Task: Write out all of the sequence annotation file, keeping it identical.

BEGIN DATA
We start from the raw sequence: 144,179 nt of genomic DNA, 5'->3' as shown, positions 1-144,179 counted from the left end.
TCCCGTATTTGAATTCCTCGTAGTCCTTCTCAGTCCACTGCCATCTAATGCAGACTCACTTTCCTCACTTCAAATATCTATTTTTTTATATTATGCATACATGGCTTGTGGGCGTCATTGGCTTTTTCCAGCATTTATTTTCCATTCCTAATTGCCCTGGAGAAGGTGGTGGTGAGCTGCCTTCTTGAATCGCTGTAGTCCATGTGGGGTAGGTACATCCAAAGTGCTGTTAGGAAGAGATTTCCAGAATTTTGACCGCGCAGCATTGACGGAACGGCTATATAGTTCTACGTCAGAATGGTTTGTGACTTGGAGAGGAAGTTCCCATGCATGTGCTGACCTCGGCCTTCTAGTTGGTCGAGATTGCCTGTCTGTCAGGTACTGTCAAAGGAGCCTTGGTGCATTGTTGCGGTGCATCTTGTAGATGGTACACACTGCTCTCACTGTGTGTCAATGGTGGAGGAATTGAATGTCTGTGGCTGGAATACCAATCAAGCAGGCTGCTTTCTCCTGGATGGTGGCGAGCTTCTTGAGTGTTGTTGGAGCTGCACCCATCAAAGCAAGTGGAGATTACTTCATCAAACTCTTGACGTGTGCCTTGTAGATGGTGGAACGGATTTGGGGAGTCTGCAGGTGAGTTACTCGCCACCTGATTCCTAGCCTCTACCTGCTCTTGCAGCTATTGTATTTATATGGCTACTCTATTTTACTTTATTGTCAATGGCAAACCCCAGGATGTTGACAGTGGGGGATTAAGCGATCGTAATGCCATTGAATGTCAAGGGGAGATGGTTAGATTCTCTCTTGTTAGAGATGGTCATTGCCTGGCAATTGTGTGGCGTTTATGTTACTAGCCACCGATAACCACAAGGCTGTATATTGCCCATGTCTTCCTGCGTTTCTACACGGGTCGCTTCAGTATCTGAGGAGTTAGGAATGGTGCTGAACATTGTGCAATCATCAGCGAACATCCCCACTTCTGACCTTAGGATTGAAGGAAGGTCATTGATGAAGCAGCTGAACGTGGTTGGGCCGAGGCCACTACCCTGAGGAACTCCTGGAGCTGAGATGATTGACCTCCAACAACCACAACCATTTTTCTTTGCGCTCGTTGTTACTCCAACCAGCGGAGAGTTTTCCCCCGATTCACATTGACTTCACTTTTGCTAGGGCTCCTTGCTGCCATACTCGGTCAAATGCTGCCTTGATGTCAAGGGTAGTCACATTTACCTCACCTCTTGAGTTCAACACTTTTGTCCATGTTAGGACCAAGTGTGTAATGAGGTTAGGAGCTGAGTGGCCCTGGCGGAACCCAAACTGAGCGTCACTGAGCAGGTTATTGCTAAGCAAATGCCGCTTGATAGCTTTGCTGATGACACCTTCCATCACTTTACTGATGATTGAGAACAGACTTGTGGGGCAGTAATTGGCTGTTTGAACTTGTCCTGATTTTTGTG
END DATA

We start from the raw sequence: 144,179 nt of genomic DNA, 5'->3' as shown, positions 1-144,179 counted from the left end.
TCCCGTATTTGAATTCCTCGTAGTCCTTCTCAGTCCACTGCCATCTAATGCAGACTCACTTTCCTCACTTCAAATATCTATTTTTTTATATTATGCATACATGGCTTGTGGGCGTCATTGGCTTTTTCCAGCATTTATTTTCCATTCCTAATTGCCCTGGAGAAGGTGGTGGTGAGCTGCCTTCTTGAATCGCTGTAGTCCATGTGGGGTAGGTACATCCAAAGTGCTGTTAGGAAGAGATTTCCAGAATTTTGACCGCGCAGCATTGACGGAACGGCTATATAGTTCTACGTCAGAATGGTTTGTGACTTGGAGAGGAAGTTCCCATGCATGTGCTGACCTCGGCCTTCTAGTTGGTCGAGATTGCCTGTCTGTCAGGTACTGTCAAAGGAGCCTTGGTGCATTGTTGCGGTGCATCTTGTAGATGGTACACACTGCTCTCACTGTGTGTCAATGGTGGAGGAATTGAATGTCTGTGGCTGGAATACCAATCAAGCAGGCTGCTTTCTCCTGGATGGTGGCGAGCTTCTTGAGTGTTGTTGGAGCTGCACCCATCAAAGCAAGTGGAGATTACTTCATCAAACTCTTGACGTGTGCCTTGTAGATGGTGGAACGGATTTGGGGAGTCTGCAGGTGAGTTACTCGCCACCTGATTCCTAGCCTCTACCTGCTCTTGCAGCTATTGTATTTATATGGCTACTCTATTTTACTTTATTGTCAATGGCAAACCCCAGGATGTTGACAGTGGGGGATTAAGCGATCGTAATGCCATTGAATGTCAAGGGGAGATGGTTAGATTCTCTCTTGTTAGAGATGGTCATTGCCTGGCAATTGTGTGGCGTTTATGTTACTAGCCACCGATAACCACAAGGCTGTATATTGCCCATGTCTTCCTGCGTTTCTACACGGGTCGCTTCAGTATCTGAGGAGTTAGGAATGGTGCTGAACATTGTGCAATCATCAGCGAACATCCCCACTTCTGACCTTAGGATTGAAGGAAGGTCATTGATGAAGCAGCTGAACGTGGTTGGGCCGAGGCCACTACCCTGAGGAACTCCTGGAGCTGAGATGATTGACCTCCAACAACCACAACCATTTTTCTTTGCGCTCGTTGTTACTCCAACCAGCGGAGAGTTTTCCCCCGATTCACATTGACTTCACTTTTGCTAGGGCTCCTTGCTGCCATACTCGGTCAAATGCTGCCTTGATGTCAAGGGTAGTCACATTTACCTCACCTCTTGAGTTCAACACTTTTGTCCATGTTAGGACCAAGTGTGTAATGAGGTTAGGAGCTGAGTGGCCCTGGCGGAACCCAAACTGAGCGTCACTGAGCAGGTTATTGCTAAGCAAATGCCGCTTGATAGCTTTGCTGATGACACCTTCCATCACTTTACTGATGATTGAGAACAGACTTGTGGGGCAGTAATTGGCTGTTTGAACTTGTCCTGATTTTTGTG